Coding4Fun Toolkit in .NET


Visual Studio has already given us many controls, yet we need more for an even better UI. They must however be easy to implement.

So, in this article we try to get in the Codeing4fun tool kit.

Coding4Fun Toolkit

Without wasting any time, open a tab with this: and click on the "download" button.

When you extract the Zip file, you will get three folders, Windows Store, Windows Phone 8 and Windows Phone7.

Because of my platform issue, I will show you the toolkit on Visual Studio 2010 with Windows Phone 7.1 SDK.

So, the first question you might have is, what does Codeing4fun actually have for me?

So, my answer would be ease and comfort.

From now, you can easily implement a few harsh tasks on your Windows Phone.

In codeing4 Fun you have:

  • About Prompt
  • Input Prompt
  • Progress Bar
  • Messageprompt
  • wordprompt
  • ToastPrompt


You just need a Windows Phone 7 or above SDK on your Visual Studio.

And start your Windows Phone project.


Without a DLL file, you can’t do anything in your project.

So, add the "Codeing4Fun.Tookit.Controls.dll" to your project.

Coding4Fun Toolkit


Add a "using Codeing4fun.Tookit.Controls" to the C# file, or add the following in XAML:


About Prompt

Coding4Fun Toolkit

In simple words, it is a small canvas that pops up when your event raises it.

Let’s get inside it.

Since we already have the codeing4fun(.dll) reference in or project.

        private void button1_Click(object sender, RoutedEventArgs e)

            // About Prompt: Raised by the button 1
            AboutPrompt about = new AboutPrompt();
            //Set the Property of AboutPrompt
            about.Title = "C# Corner";
            about.Footer = "";
            about.VersionNumber = "v1.0";
            about.FontSize = 20;
            about.VerticalAlignment = VerticalAlignment.Center;
            about.Body = new TextBlock { Text = "This is My First About Prompt", TextWrapping = TextWrapping.Wrap };
            about.Background = new SolidColorBrush(Colors.Red);
            about.Foreground = new SolidColorBrush(Colors.Green);
            about.Completed += new EventHandler<PopUpEventArgs<object, PopUpResult>>(about_Completed);

        void about_Completed(object sender, PopUpEventArgs<object, PopUpResult> e)

            // This will be MAIN part of AboutPrompt


First, we have created an object of AboutPrompt, and then we set corresponding values to the fields of the AboutPrompt class.

Major Fields are:

  • Title
  • Body
  • FooterVersionNumber
  • InputScope


Coding4Fun Toolkit

It looks similar to the earlier about prompt with a little TextBox inside it.

You can use this when you want a single user input.

What will be the code for this?

Here it is:


        InputPrompt input = new InputPrompt();

        private void button2_Click(object sender, RoutedEventArgs e)

            // Input Prompt
            input.Title = "This is my Input Prompt Title";
            input.Message = "What make You a Intresting Guy ;)";
            input.InputScope = new InputScope { Names = { new InputScopeName(){NameValue=InputScopeNameValue.Number}} };
            input.Completed += new EventHandler<PopUpEventArgs<string, PopUpResult>>(input_Completed);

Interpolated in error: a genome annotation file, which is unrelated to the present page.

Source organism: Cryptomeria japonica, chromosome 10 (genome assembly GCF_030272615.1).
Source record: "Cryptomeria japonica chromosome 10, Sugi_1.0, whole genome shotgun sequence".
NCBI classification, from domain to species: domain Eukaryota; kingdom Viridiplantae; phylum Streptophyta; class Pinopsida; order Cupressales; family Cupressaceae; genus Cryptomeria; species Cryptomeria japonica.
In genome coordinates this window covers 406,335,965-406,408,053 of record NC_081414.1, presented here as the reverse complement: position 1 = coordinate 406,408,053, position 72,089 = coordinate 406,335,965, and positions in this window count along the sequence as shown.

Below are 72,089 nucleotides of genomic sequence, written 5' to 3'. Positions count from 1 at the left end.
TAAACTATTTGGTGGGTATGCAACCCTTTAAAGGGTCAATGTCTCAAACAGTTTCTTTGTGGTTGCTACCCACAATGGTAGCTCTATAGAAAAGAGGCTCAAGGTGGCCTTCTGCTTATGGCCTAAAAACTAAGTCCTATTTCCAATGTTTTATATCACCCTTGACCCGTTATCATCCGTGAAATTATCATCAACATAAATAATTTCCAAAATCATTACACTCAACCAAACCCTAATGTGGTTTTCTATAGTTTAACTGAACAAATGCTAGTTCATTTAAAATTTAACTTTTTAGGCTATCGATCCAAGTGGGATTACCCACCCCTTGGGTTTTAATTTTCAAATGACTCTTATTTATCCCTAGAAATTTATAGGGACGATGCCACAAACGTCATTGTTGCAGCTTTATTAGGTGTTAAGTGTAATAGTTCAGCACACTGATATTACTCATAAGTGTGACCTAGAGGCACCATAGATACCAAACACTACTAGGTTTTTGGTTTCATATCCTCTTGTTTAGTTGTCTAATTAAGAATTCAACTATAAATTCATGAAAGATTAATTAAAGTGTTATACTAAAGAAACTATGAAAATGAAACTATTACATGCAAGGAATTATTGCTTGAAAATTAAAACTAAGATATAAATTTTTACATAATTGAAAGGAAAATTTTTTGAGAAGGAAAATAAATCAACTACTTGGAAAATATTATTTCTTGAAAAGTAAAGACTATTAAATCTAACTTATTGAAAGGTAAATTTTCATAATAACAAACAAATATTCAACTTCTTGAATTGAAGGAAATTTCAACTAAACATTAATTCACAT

void input_Completed(object sender, PopUpEventArgs<string, PopUpResult> e)

            if (input.Value!=null)
                MessageBox.Show("You Have Entred This : " + input.Value);


We have done the same in a previous one, except an InputScope property.

And, you can check your user input using code inside the Event method.

Like we have a small check up for User Input as in the following:


if (input.Value!=null)
      MessageBox.Show("You Have Entred This : " + input.Value);

Message Prompt

Coding4Fun Toolkit

A message box with a title Text, Body Message and two buttons (at least one will be there). You can use it with your own needs.

The code will look like:


private void button3_Click(object sender, RoutedEventArgs e)

//Message Proompt Button

MessagePrompt message = new MessagePrompt();
Message.Title =
"This is My Title";
message.Message =
" What are You looking for !!";
message.IsCancelVisible =
true; //false, to make it One Button Message Box
message.Completed +=
new EventHandler<PopUpEventArgs<string, PopUpResult>>(message_Completed);

void message_Completed(object sender, PopUpEventArgs<string, PopUpResult> e)

// Do whatever


Coding4Fun Toolkit

Looks the same as an Input Prompt except with a small change in the type of the text input (in other words masked text).

So, the code will be:


private void button4_Click(object sender, RoutedEventArgs e)

// word prompt

wordInputPrompt = new wordInputPrompt();
.Title =
"This is my word Prompt";
.Message =
"Plese Give Us Your Secret word";
.Completed +=
new EventHandler<PopUpEventArgs<string, PopUpResult>>(_Completed);

void _Completed(object sender, PopUpEventArgs<string, PopUpResult> e)
// Put Your Code Here to prcess Your word


This is similar to the Toast notification that we have in general. But now, we can do this easily.

Coding4Fun Toolkit

Or, you may have this if you don’t use an image.

Coding4Fun Toolkit


private void button5_Click(object sender, RoutedEventArgs e)

// Toast Prompt

ToastPrompt toast = new ToastPrompt();
toast.Title =
toast.Message =
"You have Some Facebook Message Pending";
//toast.ImageSource = new BitmapImage(new Uri("/Laptop.png",UriKind.Relative));
toast.TextWrapping = TextWrapping.Wrap;


 Coding4Fun Toolkit

private void button6_Click(object sender, RoutedEventArgs e)
//Progess Overlay
ProgressOverlay progress =
new ProgressOverlay();
progress.Content =
progress.IsEnabled =


For any further reference you can log into

I have enclosed a small solution file with the demo from this article.